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Yale Psychologist Urges Re-conceptualization of ADHD
We have just received the following press release:
Feb 13, 2006 11:32 ET
Book Dispels Outdated Notions of ADHD as a Behavior Disorder
NEW HAVEN, Conn., Feb. 13 /PRNewswire/ -- Outmoded notions of ADHD as a simple problem of misbehavior are boldly dispelled in a new book by clinical psychologist Thomas E. Brown, Ph.D., associate director of the Yale Clinic for Attention and Related Disorders at the Yale University School of Medicine. "It's time to discard the old notion of ADHD as a behavior disorder because it's simplistic and does not reflect current neuroscience or clinical reality," says Brown.
In Attention Deficit Disorder: The Unfocused Mind in Children and Adults (Yale University Press), Brown asserts that understanding ADHD as an impairment of the brain's management system-rather than a behavior problem- answers the biggest mystery about children and adults with the disorder. This radical shift in paradigm, from seeing ADHD as a behavior problem to understanding it as a developmental impairment of the brain's complex cognitive management system, is a bold and explicit appeal to re-conceptualize and redefine this disorder.
"How can someone focus very well on a few specific activities that strongly interest them, but not be able to get focused on many other activities of daily life that they recognize as important?" asks Brown. His explanation is that the capacity to focus is present, but neural networks that prioritize and turn these functions off or on, the executive functions, are chronically impaired in those with this disorder.
These cognitive functions, imperfect in all individuals, but much more impaired in individuals with ADHD, include:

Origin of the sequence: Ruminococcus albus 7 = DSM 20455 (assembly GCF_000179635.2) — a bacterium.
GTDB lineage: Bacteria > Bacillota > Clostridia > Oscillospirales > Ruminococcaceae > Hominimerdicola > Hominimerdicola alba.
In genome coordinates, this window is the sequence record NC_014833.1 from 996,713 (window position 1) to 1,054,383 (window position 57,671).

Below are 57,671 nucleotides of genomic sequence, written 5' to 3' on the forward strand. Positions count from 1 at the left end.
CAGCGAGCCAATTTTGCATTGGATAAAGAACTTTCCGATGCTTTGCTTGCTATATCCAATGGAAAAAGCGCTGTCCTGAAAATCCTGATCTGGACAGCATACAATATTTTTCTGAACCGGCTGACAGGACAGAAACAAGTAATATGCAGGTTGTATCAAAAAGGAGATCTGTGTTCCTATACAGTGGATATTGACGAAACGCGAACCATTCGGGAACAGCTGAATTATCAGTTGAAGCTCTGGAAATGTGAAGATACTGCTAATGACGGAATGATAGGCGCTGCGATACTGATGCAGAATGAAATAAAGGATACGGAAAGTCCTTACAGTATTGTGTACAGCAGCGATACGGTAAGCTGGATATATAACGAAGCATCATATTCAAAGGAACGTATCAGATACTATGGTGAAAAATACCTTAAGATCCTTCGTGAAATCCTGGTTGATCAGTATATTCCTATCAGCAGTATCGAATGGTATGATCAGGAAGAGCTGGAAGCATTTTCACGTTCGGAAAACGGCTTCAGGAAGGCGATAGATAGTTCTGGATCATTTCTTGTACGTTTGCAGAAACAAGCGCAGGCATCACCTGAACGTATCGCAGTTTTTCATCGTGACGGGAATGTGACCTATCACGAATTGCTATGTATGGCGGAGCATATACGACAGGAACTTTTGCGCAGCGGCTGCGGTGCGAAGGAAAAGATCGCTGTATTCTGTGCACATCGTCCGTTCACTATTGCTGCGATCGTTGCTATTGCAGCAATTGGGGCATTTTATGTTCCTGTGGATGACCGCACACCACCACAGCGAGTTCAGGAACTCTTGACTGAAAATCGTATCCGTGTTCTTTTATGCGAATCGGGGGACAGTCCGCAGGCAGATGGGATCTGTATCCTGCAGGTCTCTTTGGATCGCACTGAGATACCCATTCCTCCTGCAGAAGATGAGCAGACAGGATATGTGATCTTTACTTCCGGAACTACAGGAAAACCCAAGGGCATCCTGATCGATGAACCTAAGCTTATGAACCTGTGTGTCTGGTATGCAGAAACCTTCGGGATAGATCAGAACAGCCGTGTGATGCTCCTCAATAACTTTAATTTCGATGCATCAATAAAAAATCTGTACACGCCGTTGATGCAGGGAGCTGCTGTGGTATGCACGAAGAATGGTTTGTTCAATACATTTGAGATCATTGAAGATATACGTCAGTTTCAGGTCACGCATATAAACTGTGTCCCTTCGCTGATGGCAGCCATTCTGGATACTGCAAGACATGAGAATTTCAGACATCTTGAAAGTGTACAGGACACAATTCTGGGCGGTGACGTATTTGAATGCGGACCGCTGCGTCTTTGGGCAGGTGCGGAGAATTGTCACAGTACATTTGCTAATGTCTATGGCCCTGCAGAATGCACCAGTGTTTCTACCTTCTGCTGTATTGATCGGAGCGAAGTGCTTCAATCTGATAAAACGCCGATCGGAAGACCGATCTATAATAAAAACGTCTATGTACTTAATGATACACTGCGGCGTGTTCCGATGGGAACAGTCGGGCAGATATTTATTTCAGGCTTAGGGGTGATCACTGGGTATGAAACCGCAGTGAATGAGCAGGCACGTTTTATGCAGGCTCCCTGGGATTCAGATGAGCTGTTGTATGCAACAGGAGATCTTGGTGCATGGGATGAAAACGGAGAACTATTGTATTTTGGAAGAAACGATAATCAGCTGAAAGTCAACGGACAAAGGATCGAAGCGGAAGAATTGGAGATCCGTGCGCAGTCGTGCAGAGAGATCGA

* Activation: Organizing, prioritizing and activating to work.
* Focus: Focusing, sustaining, and shifting attention to tasks.
* Effort: Regulating alertness, sustaining effort, and processing speed.
* Emotion: Managing frustration and regulating emotions.
* Memory: Utilizing working memory and accessing recall.
* Action: Monitoring and self-regulating action.
"Impairment of self-management often looks like a willpower problem, but it is not," insists Brown. "It is essentially a problem of chemical transmission in management networks of the brain. It's time to replace simplistic, outdated theories of ADHD so that children and adults suffering with attentional impairments can be recognized without stigma and can get the treatment they need."
Research has shown that without appropriate identification and treatment, individuals with ADHD have at least double the risk of low academic achievement, having to repeat a school grade, dropping out of high school or college, getting fired from a job, unintentional injuries, motor vehicle accidents, poor interpersonal skills and strained relationships, low self esteem and/or substance abuse. They also have been shown to have more than six times the likelihood of having at least one additional psychiatric disorder at some point in their lifetime.
Information about Attention Deficit Disorder: The Unfocused Mind in Children and Adults and Dr. Brown is available at Dr Thomas Brown.
Source: Yale University Press
For more information about Dr Thomas Brown and his work visit his website at: Dr Thomas Brown Where you can also subscribe to his very informative Newsletter. For a copy of his first Newsletter click here to see for yourselves then go and subscribe to make sure you get your own future copies via email.
For Details of this great book and the adders.org book review click here
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